Abstract - Habitat Relationships of Four Prairie Ungulates in the Northern Great Plains
Wydeven, A.P. and Dahlgren, R.B. 1984. Habitat Relationships of Four Prairie Ungulates in the Northern Great Plains. 24 p.
Habitat relationships were examined for elk (Cervus elaphus), mule deer (Odocoileus hemionus), pronghorn (Antilocapra americana), and bison (Bison bison) in Wind Cave National Park, South Dakota. Elk and mule deer generally used range sites dominated by warm-season grasses (shallow and stony hills), while pronghorn and bison mainly used sites dominated by cool-season grasses (silty, clayey, and overflow). Elm made moderate use of woodland sites throughout the year. Pronghorn made greater use of stony hills sites in fall and winter, and made the greatest use of prairie dog towns of all ungulates. Mule deer increased their use of overflow sites in fall. Only bison selected for prairie burns. Ungulates were broadlly distributed over the park, except mule deer whose spatial distribution was very limited. Major forage classes eaten by ungulates in winter were: elk, forbs and graminoids; mule deer, browse; pronghorn, forbs; and bison, graminoids. The highest potential for direct competition occurred between elk and pronghorn, but past competition may have caused the limited distribution of mule deer.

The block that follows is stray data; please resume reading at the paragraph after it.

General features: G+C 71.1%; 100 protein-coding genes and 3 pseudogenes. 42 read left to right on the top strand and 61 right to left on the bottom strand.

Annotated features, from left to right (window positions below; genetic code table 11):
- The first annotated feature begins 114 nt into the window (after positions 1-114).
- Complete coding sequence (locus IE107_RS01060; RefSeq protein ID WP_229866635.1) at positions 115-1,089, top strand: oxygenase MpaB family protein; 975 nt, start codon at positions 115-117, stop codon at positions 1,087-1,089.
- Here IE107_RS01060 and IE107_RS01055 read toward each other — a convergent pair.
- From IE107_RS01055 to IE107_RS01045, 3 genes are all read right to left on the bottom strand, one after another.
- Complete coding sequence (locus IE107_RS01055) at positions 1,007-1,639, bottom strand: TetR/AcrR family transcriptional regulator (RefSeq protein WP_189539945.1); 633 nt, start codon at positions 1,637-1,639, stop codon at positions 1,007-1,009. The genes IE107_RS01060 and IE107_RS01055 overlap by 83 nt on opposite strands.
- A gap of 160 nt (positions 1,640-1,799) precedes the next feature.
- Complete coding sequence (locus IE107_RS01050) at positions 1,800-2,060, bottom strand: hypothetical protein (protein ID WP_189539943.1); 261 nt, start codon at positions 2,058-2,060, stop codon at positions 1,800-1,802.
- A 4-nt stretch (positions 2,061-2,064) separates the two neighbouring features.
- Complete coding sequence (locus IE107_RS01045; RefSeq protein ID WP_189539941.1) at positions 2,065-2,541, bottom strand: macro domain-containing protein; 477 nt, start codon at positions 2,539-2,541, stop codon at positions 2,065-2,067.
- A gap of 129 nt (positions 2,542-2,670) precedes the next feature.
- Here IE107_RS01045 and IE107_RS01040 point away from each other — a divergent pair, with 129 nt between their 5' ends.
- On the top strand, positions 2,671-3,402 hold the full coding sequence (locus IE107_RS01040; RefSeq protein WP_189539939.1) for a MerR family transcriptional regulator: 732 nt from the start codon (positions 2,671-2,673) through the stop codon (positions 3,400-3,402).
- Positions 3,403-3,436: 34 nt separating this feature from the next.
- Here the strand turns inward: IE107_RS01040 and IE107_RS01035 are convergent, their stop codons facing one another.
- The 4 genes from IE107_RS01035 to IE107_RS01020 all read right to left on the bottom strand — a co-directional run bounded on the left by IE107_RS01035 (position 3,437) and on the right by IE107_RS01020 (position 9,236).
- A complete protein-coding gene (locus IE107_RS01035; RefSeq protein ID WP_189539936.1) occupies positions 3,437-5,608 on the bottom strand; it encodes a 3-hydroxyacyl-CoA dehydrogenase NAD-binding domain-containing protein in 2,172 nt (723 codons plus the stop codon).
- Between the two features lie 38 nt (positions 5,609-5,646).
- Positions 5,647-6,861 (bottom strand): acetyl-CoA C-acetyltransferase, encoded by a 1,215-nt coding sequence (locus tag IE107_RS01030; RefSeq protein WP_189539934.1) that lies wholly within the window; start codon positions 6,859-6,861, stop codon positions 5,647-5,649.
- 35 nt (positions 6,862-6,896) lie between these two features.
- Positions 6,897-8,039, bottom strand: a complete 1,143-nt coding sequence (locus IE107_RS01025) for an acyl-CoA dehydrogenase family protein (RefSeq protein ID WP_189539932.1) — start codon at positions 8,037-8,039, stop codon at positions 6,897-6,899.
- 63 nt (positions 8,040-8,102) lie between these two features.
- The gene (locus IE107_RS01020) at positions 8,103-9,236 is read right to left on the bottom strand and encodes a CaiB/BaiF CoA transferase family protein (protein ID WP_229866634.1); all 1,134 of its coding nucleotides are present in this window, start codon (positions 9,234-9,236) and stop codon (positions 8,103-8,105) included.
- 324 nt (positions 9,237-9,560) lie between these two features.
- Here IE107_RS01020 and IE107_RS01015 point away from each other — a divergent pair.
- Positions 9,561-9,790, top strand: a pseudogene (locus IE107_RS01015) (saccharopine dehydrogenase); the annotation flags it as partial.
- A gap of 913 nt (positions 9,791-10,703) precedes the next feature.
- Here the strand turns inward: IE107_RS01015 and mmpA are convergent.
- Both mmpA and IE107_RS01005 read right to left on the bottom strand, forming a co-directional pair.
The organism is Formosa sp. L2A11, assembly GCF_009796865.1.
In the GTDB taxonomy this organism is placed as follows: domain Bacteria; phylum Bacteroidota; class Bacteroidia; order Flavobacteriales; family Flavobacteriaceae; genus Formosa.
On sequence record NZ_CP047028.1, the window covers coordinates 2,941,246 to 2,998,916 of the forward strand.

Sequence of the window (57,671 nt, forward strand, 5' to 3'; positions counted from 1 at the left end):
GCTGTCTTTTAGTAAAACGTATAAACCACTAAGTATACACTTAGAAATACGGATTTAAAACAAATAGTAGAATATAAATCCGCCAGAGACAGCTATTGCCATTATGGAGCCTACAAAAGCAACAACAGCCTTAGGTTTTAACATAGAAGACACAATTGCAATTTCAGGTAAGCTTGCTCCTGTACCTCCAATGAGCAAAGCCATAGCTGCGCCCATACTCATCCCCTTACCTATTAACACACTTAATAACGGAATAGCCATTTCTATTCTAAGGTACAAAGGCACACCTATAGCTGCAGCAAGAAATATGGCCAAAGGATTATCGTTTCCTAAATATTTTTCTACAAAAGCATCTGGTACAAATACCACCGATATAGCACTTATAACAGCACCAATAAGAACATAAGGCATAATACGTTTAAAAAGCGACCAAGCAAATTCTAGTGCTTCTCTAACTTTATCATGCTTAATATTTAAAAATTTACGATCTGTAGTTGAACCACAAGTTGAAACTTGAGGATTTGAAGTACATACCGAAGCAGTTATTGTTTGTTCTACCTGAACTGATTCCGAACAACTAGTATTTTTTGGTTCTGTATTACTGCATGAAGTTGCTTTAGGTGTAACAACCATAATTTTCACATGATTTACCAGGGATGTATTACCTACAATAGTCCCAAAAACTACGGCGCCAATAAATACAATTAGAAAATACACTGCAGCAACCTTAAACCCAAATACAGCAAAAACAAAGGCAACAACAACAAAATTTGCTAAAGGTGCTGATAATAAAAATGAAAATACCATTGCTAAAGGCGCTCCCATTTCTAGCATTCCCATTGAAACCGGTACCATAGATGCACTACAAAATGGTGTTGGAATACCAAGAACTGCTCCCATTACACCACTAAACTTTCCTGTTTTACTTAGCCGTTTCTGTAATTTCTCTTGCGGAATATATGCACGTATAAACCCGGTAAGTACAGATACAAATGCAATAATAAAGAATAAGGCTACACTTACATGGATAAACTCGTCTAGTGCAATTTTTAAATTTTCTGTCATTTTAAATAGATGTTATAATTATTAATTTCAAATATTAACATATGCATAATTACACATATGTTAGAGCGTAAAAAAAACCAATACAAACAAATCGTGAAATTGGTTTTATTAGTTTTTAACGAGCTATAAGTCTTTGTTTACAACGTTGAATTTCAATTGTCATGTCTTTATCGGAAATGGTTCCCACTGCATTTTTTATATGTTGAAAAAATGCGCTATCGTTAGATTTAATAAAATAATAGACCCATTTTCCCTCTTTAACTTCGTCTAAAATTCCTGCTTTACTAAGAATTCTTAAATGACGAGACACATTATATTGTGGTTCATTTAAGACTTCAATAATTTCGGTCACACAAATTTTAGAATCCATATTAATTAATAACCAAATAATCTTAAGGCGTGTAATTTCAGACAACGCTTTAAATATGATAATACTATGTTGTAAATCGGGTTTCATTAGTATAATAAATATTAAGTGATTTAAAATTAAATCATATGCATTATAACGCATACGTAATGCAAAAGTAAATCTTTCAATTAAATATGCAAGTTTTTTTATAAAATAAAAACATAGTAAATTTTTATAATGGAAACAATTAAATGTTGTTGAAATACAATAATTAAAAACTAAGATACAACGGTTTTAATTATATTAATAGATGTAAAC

Did You Know?
Elk were the most widely distributed member of the deer family in North America and spread from the Atlantic to the Pacific, from Mexico to northern Alberta. Elk began to disappear in the eastern United States in the early 1800s. More...